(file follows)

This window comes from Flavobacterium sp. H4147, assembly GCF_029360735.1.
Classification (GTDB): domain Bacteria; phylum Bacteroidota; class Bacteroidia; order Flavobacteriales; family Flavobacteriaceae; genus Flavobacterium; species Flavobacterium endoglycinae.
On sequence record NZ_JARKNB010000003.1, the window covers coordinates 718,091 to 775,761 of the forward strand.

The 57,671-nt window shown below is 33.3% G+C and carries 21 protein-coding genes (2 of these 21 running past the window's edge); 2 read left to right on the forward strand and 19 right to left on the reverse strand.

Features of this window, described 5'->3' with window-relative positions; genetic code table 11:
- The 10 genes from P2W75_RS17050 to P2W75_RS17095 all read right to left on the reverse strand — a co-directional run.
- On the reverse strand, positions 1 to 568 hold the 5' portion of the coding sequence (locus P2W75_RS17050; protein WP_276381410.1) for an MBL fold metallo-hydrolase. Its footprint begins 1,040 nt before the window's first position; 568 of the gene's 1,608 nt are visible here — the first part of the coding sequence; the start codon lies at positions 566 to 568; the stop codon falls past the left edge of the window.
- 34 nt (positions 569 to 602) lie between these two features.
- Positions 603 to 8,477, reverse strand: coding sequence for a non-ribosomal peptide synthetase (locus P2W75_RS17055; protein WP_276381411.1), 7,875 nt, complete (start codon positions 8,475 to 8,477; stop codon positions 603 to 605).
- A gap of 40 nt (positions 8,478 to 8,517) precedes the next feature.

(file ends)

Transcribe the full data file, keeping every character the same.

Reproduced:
This window comes from Flavobacterium sp. H4147, assembly GCF_029360735.1.
Classification (GTDB): domain Bacteria; phylum Bacteroidota; class Bacteroidia; order Flavobacteriales; family Flavobacteriaceae; genus Flavobacterium; species Flavobacterium endoglycinae.
On sequence record NZ_JARKNB010000003.1, the window covers coordinates 718,091 to 775,761 of the forward strand.

The 57,671-nt window shown below is 33.3% G+C and carries 21 protein-coding genes (2 of these 21 running past the window's edge); 2 read left to right on the forward strand and 19 right to left on the reverse strand.

Features of this window, described 5'->3' with window-relative positions; genetic code table 11:
- The 10 genes from P2W75_RS17050 to P2W75_RS17095 all read right to left on the reverse strand — a co-directional run.
- On the reverse strand, positions 1 to 568 hold the 5' portion of the coding sequence (locus P2W75_RS17050; protein WP_276381410.1) for an MBL fold metallo-hydrolase. Its footprint begins 1,040 nt before the window's first position; 568 of the gene's 1,608 nt are visible here — the first part of the coding sequence; the start codon lies at positions 566 to 568; the stop codon falls past the left edge of the window.
- 34 nt (positions 569 to 602) lie between these two features.
- Positions 603 to 8,477, reverse strand: coding sequence for a non-ribosomal peptide synthetase (locus P2W75_RS17055; protein WP_276381411.1), 7,875 nt, complete (start codon positions 8,475 to 8,477; stop codon positions 603 to 605).
- A gap of 40 nt (positions 8,478 to 8,517) precedes the next feature.